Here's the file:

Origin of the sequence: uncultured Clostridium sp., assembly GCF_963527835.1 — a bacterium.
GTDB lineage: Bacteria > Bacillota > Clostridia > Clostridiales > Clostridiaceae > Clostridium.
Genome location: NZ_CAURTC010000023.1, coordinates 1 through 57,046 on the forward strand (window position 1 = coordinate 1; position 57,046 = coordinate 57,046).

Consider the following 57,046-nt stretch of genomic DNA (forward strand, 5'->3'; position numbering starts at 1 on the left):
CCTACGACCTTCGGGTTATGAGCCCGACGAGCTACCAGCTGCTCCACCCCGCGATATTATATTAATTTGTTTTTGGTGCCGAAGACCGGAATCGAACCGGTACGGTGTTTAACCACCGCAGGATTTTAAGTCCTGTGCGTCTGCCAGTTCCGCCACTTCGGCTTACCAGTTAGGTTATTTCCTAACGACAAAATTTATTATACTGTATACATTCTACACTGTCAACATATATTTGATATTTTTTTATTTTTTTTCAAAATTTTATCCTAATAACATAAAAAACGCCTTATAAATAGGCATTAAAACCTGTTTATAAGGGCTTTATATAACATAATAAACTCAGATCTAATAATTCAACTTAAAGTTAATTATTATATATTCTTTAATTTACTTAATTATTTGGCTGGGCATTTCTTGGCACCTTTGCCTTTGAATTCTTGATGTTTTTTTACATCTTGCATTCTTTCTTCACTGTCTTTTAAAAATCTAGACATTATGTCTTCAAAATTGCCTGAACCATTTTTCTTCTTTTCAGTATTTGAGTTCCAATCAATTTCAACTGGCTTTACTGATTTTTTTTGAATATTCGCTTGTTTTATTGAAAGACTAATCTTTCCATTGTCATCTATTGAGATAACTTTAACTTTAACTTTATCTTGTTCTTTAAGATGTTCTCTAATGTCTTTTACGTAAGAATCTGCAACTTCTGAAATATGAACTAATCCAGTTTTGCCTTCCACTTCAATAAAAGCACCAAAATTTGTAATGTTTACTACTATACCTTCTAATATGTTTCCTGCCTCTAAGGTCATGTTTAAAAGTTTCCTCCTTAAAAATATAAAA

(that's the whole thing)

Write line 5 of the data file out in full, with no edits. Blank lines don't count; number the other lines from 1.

CCTACGACCTTCGGGTTATGAGCCCGACGAGCTACCAGCTGCTCCACCCCGCGATATTATATTAATTTGTTTTTGGTGCCGAAGACCGGAATCGAACCGGTACGGTGTTTAACCACCGCAGGATTTTAAGTCCTGTGCGTCTGCCAGTTCCGCCACTTCGGCTTACCAGTTAGGTTATTTCCTAACGACAAAATTTATTATACTGTATACATTCTACACTGTCAACATATATTTGATATTTTTTTATTTTTTTTCAAAATTTTATCCTAATAACATAAAAAACGCCTTATAAATAGGCATTAAAACCTGTTTATAAGGGCTTTATATAACATAATAAACTCAGATCTAATAATTCAACTTAAAGTTAATTATTATATATTCTTTAATTTACTTAATTATTTGGCTGGGCATTTCTTGGCACCTTTGCCTTTGAATTCTTGATGTTTTTTTACATCTTGCATTCTTTCTTCACTGTCTTTTAAAAATCTAGACATTATGTCTTCAAAATTGCCTGAACCATTTTTCTTCTTTTCAGTATTTGAGTTCCAATCAATTTCAACTGGCTTTACTGATTTTTTTTGAATATTCGCTTGTTTTATTGAAAGACTAATCTTTCCATTGTCATCTATTGAGATAACTTTAACTTTAACTTTATCTTGTTCTTTAAGATGTTCTCTAATGTCTTTTACGTAAGAATCTGCAACTTCTGAAATATGAACTAATCCAGTTTTGCCTTCCACTTCAATAAAAGCACCAAAATTTGTAATGTTTACTACTATACCTTCTAATATGTTTCCTGCCTCTAAGGTCATGTTTAAAAGTTTCCTCCTTAAAAATATAAAA